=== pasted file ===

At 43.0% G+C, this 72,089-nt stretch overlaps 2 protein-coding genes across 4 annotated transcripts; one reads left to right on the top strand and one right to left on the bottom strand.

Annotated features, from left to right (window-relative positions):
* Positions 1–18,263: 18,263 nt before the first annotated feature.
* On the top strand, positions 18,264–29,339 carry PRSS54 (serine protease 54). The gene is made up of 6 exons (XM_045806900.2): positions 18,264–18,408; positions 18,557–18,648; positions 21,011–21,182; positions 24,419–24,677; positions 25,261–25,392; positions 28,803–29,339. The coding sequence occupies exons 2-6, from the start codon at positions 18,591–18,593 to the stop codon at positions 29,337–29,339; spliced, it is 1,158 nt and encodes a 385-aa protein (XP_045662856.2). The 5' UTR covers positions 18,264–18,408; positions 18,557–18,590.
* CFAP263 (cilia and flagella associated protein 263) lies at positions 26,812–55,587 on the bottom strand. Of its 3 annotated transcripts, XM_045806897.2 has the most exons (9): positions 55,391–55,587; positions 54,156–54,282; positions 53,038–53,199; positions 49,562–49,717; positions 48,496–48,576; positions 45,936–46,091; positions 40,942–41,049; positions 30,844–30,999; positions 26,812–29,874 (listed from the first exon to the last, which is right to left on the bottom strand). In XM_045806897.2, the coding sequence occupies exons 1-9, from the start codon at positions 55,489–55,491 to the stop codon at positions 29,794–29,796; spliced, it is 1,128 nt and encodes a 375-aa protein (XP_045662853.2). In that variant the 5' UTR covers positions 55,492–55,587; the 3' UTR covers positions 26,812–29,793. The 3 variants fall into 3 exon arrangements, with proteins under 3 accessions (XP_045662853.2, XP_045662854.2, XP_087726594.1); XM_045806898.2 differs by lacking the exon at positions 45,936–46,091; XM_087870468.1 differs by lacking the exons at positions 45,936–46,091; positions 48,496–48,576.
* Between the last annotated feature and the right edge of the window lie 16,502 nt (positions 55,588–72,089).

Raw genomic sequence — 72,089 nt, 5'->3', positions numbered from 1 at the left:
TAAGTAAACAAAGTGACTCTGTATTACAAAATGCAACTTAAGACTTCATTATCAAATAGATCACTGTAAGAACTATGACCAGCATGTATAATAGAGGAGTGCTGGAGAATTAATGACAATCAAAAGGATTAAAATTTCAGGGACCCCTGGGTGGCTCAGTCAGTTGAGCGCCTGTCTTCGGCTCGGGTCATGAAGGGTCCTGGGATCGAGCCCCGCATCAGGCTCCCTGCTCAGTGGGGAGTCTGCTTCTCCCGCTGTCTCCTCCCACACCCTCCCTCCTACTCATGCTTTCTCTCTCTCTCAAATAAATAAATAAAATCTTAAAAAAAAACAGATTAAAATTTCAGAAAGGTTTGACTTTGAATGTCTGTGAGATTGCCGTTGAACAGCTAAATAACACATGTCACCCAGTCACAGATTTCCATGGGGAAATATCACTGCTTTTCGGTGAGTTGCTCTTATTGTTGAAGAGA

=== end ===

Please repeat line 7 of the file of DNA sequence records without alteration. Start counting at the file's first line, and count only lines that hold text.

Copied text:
Raw genomic sequence — 72,089 nt, 5'->3', positions numbered from 1 at the left: